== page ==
China is secretly shipping arms and explosives to Cuba in a sign of increased military cooperation between Beijing and Havana, The Washington Times has learned.
At least three arms shipments were traced from China to the Cuban port of Mariel over the past several months. All the arms were aboard vessels belonging to the state-owned China Ocean Shipping Co. (Cosco), according to U.S. intelligence officials.
Intelligence officials who spoke on the condition of anonymity said details of the arms shipments are sketchy but all involved a “known Chinese arms dealer” who arranged the transfers.
One of the cargoes was described as dual-use explosives and detonation cord. The explosives were said to be “military-grade” material.
The latest shipment took place in December. That arms delivery coincided with the visit to Cuba in late December by Chinas military chief of staff, Gen. Fu Quanyou. Gen. Fu signed a military cooperation agreement with Havana aimed at modernizing Cubas outdated Russian weapons.
The arms shipments to Cuba could lead to the imposition of economic sanctions on China and Cosco, according to U.S. officials.
A 1996 amendment to the 1962 Foreign Assistance Act requires that economic sanctions be imposed on any nation or company that provides lethal military assistance to a nation designated as a state sponsor of terrorism. Cuba is on the State Departments list of nine nations designated as supporters of global terrorism.
Sanctions would disrupt a major portion of the U.S.-Chinese shipping market controlled by Cosco, whose business lines include port terminals and warehousing, insurance, real estate and hotel management.
Cuba has been increasing its ties to China in recent months. In April, Chinese President Jiang Zemin traveled to Havana and signed agreements worth about $400 million in loans to Havana.
Other Chinese activities in Cuba include electronic eavesdropping on the United States and Chinese government radio broadcasting, according to U.S. officials familiar with intelligence reports. China also recently agreed to modernize Cubas telecommunications network.
CIA spokesman declined to comment on the arms shipments. Spokesmen for Cosco could not be reached for comment.
Wei Jiafu, Cosco group president and chief executive officer, told reporters and editors of The Washington Times on June 2 that the shipping line has no connection to the Chinese military and is only interested in making money.
Mr. Wei insisted during the interview that the Peoples Liberation Army had no influence on the companys operations or global business strategy.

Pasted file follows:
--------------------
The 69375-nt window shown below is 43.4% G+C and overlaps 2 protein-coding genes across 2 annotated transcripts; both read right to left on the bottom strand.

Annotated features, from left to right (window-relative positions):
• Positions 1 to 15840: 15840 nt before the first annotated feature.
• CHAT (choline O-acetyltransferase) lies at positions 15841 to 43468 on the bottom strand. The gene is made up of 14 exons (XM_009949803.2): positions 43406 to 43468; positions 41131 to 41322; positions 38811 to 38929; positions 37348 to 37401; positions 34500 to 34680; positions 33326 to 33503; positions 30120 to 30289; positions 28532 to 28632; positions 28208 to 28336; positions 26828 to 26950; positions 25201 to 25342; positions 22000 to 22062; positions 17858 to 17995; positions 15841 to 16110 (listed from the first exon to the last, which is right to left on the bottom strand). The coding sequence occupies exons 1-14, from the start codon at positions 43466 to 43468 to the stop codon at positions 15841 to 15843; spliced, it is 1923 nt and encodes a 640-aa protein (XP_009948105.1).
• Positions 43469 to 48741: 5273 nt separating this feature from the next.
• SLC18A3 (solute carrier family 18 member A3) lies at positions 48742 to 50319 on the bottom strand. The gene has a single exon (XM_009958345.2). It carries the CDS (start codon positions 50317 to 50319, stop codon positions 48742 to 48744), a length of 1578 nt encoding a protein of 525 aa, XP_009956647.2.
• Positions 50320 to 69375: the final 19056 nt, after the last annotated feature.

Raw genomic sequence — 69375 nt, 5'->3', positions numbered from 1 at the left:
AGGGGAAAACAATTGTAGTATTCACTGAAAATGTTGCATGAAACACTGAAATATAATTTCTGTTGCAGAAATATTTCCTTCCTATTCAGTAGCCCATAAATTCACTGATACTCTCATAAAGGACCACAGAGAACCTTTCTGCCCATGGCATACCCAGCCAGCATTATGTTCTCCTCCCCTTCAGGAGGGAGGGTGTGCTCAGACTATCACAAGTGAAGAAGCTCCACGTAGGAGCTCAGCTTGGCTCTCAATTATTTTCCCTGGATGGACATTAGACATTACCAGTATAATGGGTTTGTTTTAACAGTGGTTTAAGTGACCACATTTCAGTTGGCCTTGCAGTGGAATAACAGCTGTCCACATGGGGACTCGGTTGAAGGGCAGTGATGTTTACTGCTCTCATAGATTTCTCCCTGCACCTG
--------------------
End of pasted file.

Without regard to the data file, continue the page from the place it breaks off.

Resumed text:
However, the shippers only shareholder is the Chinese government.
Mr. Wei and other Cosco officials were in the United States to meet port officials in Massachusetts, where they had reached an agreement with the Massachusetts Port Authority to begin a weekly shipping service between Shanghai and Boston beginning next year.
Cosco has been linked in the past by U.S. intelligence agencies to illegal smuggling and international arms trafficking.
James Mulvenon, a China analyst with the RAND Corp., said that the Chinese Communist Partys military organ approved establishment of Cosco as an arm of the Chinese navy in 1985.
Mr. Mulvenon stated earlier this year, in his book “Soldiers of Fortune,” that Coscos establishment “legitimized the use of navy ships for civilian shipping and thus provided a legal cover for the navys smuggling.”
The Chinese navy was linked in 1985 to illegal smuggling in foreign cars, vans, TVs and VCRs out of Hainan island in the South China Sea, he wrote.
In 1998, U.S. intelligence agencies tracked a Cosco freighter from Shanghai to Karachi, Pakistan, with a load of weapons-related goods, including specialty metals and electronics used in the production of Chinese-designed Baktar Shikha anti-tank missiles.
The shipment was carried aboard a vessel owned by the company subsidiary Cosco Tianjin.
The arms transfers by Cosco ships contradict statements to Congress made in 1997 by National Security Adviser Samuel R. Berger, who told senators there was no credible evidence linking Cosco to illegal activity, including arms smuggling.
Edward Timperlake, a former House committee investigator, said a Cosco executive was among a group of Chinese officials who were granted access to the White House and to Mr. Clintons weekly radio address in 1995 — days after Democratic Party fund-raiser Johnny Chung made a large payment to the White House for the presidents re-election campaign.
The visit was checked by White House National Security Council aide Robert Suettinger, who wrote in a memorandum that giving White House photographs to the group of Chinese officials and Chung, who in 1998 pleaded guilty to making illegal campaign contributions, would not cause “any lasting damage to U.S. foreign policy.”
Mr. Suettinger, who described Chung as a “hustler,” also stated in a White House memo: “And to the degree it motivates him to continue contributing to the [Democratic National Committee], who am I to complain,” Mr. Suettinger said.
“Cosco is the merchant marine arm of the PLA Navy,” Mr. Timperlake said. “If the Chinese military ever mobilized troops for action against Taiwan, Cosco would be part of the operation.”
Cosco ships would provide arms and logistics support for Chinese military operations, U.S. officials said.
Al Santoli, a national security aide to Rep. Dana Rorhabacher, said Cosco is well-known for worldwide support of Chinese weapons sales.
Tuesday, June 12, 2001 – The Washington Times
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